During the debate about the 5c-a-litre rise in petrol excise, politicians and commentators have suggested deferring the increase until oil prices stabilise at lower levels. No one, however, has been able to offer a valid reason why prices should come down.
With global crude oil consumption running at a staggering 84 million barrels a day, the price of about US$56 a barrel seems entirely reasonable. At an equivalent price in our currency of 50c a litre, even imported bottled water is more expensive.
Most people are aware that crude oil prices are at all-time highs. Fewer people know why, and fewer still have heard of a Shell Oil geophysicist called M. King Hubbert.
In 1956 Hubbert predicted, with considerable jeopardy to his career, that United States’ oil production would peak some time between 1965 and 1972. In making this prediction he had determined that the production rate of oil follows a bell-shaped curve.
As it turned out it wasn’t until 1972 that analysts realised the peak had occurred two years earlier, in 1970. Hubbert’s theory was proved correct. US oil production has declined ever since, so much so that today that country produces only about half as much as it did in 1970, roughly 5 million barrels a day.
No amount of future drilling can reverse this trend. If the Arctic National Wildlife Reserve is opened up for drilling, the peak production from this environmentally sensitive area will amount only to an additional half a million barrels a day, in about 15 years from now.
Expanding his analysis to the global oil situation, Hubbert predicted in the late 1960s that the global peak would be some time around 2000. His estimate has been further refined, notably by Princeton geologist and former Shell colleague, Professor Kenneth Deffeyes. His somewhat tongue-in-cheek prediction is November 24, 2005 – Thanksgiving Day in the US.
Other estimates range from already peaked to an optimistic 2035, which comes from the US Geological Survey.
Regardless of when the peak occurs, we are already living with high oil prices and price volatility. More than 50 countries are now producing less oil than they did a year ago, and discoveries of oil peaked in the 1960s. Despite comments from the Organisation of Petroleum Exporting Countries (Opec) about increasing production, there appears to be almost no spare production capacity. Qatar Oil Minister Abdullah al-Attiyah said recently the current high prices were “out of the control of Opec”.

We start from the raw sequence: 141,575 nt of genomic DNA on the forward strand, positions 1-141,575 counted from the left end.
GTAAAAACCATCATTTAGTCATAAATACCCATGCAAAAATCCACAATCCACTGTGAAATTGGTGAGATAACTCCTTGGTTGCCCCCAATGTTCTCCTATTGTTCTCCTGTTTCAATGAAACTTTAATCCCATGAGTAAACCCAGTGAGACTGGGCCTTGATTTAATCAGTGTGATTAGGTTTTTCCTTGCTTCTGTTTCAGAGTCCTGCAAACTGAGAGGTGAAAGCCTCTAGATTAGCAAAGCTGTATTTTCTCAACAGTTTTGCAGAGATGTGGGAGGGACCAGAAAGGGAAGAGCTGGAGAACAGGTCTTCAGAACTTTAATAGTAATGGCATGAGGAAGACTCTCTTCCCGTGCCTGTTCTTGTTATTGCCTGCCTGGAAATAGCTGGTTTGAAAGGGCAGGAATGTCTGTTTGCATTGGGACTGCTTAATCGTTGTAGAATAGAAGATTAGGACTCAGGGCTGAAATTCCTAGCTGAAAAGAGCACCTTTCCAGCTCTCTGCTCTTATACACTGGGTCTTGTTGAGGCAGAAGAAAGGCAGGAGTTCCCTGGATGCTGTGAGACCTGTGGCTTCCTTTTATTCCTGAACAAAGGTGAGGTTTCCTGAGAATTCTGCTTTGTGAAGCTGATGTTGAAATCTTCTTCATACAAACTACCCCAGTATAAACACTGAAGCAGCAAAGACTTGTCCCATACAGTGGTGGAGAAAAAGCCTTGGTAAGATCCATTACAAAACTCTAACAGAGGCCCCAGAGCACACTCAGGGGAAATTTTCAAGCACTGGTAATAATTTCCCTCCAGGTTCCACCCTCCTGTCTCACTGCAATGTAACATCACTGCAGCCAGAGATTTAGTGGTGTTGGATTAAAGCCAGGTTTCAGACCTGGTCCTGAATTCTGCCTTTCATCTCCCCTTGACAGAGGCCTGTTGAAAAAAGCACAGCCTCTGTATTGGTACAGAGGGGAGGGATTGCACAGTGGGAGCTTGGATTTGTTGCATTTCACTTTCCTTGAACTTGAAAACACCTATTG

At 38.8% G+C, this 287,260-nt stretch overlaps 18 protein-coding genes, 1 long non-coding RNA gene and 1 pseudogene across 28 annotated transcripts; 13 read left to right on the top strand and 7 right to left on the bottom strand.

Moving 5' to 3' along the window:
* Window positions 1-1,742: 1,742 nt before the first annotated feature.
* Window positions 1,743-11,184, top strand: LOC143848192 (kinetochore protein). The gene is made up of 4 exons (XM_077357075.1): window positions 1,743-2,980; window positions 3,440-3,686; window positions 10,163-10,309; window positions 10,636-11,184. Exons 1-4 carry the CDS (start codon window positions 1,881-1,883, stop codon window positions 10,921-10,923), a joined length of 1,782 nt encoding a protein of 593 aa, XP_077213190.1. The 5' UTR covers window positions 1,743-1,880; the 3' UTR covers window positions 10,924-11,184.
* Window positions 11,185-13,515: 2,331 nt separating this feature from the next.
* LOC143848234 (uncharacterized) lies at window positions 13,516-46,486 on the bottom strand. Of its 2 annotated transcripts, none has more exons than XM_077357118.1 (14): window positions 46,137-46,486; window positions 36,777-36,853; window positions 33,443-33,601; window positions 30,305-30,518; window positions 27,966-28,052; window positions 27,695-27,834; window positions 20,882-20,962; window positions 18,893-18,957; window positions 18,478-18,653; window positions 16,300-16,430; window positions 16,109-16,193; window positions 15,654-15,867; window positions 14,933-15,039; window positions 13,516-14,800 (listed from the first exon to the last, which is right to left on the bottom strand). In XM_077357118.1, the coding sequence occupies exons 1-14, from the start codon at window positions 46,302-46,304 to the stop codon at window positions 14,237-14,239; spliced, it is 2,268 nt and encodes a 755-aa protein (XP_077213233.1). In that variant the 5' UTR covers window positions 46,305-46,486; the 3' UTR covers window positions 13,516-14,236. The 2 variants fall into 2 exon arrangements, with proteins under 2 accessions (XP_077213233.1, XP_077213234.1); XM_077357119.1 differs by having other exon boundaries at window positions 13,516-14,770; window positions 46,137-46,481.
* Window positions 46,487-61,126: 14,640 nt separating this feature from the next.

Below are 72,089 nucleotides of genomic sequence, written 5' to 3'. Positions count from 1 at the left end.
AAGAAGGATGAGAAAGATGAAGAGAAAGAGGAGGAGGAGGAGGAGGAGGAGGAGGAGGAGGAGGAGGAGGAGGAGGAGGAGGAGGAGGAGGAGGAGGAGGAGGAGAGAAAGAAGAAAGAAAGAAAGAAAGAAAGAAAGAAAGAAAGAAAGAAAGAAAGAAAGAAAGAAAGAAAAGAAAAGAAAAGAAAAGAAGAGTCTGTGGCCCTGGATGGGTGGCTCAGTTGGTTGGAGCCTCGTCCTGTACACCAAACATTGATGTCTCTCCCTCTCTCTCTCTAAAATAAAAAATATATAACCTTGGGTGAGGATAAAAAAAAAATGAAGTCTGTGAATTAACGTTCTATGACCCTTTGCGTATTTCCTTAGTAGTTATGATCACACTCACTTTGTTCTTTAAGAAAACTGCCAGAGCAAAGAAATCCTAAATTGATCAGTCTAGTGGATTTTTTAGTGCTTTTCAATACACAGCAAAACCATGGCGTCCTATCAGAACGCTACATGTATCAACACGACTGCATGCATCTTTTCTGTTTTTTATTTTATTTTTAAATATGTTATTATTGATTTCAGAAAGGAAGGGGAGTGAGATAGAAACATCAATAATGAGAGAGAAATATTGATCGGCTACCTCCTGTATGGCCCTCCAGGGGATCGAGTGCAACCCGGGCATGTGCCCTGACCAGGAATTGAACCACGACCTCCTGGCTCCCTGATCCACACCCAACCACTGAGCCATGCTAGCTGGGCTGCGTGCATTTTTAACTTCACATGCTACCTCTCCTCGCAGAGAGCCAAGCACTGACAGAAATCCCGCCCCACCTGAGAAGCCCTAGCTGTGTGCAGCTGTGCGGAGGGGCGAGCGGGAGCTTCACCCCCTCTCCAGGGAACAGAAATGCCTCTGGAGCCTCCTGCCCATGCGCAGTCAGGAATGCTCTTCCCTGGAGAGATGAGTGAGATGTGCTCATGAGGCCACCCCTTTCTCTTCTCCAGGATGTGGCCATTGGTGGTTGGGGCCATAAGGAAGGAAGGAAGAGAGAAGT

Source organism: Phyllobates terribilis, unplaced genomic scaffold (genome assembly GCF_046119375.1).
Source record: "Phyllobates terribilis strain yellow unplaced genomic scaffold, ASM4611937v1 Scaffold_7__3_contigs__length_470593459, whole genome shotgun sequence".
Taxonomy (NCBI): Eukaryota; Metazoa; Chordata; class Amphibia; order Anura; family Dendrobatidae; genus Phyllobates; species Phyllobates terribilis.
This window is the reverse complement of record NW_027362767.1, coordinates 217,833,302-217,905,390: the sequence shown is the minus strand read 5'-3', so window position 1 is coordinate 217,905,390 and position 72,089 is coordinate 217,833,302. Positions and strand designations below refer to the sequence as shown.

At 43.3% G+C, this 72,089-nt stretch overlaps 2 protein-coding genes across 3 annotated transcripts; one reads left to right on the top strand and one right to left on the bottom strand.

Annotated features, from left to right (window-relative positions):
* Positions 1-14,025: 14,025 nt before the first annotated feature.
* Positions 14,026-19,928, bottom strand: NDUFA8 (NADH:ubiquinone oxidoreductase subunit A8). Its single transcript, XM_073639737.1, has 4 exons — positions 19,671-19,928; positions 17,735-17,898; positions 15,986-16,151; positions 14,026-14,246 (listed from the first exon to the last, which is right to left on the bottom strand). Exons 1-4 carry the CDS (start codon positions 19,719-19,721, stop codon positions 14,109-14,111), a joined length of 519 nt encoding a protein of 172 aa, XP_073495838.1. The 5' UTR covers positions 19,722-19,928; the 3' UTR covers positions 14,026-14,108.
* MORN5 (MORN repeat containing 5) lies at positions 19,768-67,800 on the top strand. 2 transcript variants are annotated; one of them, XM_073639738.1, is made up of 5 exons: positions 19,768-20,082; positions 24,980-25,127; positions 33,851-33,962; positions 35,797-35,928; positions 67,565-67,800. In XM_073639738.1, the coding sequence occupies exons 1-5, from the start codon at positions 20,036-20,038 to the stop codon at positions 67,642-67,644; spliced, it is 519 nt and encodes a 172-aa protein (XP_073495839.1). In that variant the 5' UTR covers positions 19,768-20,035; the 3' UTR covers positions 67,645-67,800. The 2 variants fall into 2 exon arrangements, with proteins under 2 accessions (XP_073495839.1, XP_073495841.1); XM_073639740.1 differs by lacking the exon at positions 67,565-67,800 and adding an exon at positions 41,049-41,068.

Even with these high prices, demand for oil continues at unprecedented rates. China looks set to import 30 per cent more oil than it did last year, and demand has also increased in almost every other country.
The peaking of supply coupled with high demand can only lead to higher and higher oil prices for the foreseeable future. Simply put, oil-producing nations cannot get oil out of the ground fast enough to meet demand.
New Zealand’s transport agencies need a contingency plan for the rising price of oil. At US$70 a barrel, the Auckland Regional Transport Authority should be looking to secure options on electric rolling stock for our rail network.
At US$100, the Government should be suspending all new roading projects. At US$200, Auckland International Airport’s proposals for a second runway should be shelved in favour of a container wharf for shipping.
Reliance on emerging new energy technologies such as hydrogen won’t help us in the short term, either. The so-called hydrogen economy is a net energy-loss proposition – more energy is put in to the extraction, compression and storage of hydrogen than comes out of it.
In addition, more than 90 per cent of hydrogen is obtained from fossil fuels, which defeats the purpose of an alternative fuel.
While hydrogen can also be obtained through the electrolysis of water, this process requires electricity and is 70 per cent efficient. Adding the compression and storage requirements of hydrogen to the equation means that hydrogen is a net energy sink.
Nuclear power will not help us, either. Significant environmental issues aside, uranium is subject to the same bell-shaped production curve as oil, and evidence exists that it, too, may have reached its peak.
In New Zealand, alarmingly, it would appear there is no contingency planning for the likely prospect of high oil prices.
The Government still retains a billion-dollar investment in Air New Zealand. The Treasury is still apparently sticking to its long-term prediction of US$35 a barrel. The Auckland Regional Council makes little mention of fossil-fuel dependency in its regional land transport strategy.
The 5c increase in petrol excise tax is to be spent on roading projects, when a better use of this money would be investing in research and development of non-fossil-fuel energy sources and projects.
Other countries are beginning to accept that Hubbert’s peak is inevitable. Queensland politician Andrew McNamara recently gave a speech on it, concluding that “no alternative energy source available to us today or in the foreseeable future is going to make up the total energy shortfall”.
In the US, Republican congressman Roscoe Bartlett gave an hour-long presentation to Congress on Hubbert’s peak.
When Hubbert’s peak becomes a reality, only the economies that are fastest to adapt to new energy sources will survive and prosper.
New Zealand, with its near total reliance on fossil fuels, coupled with poor contingency planning, does not look set to be one of them.
* Cameron Pitches is the convenor of the Campaign for Better Transport.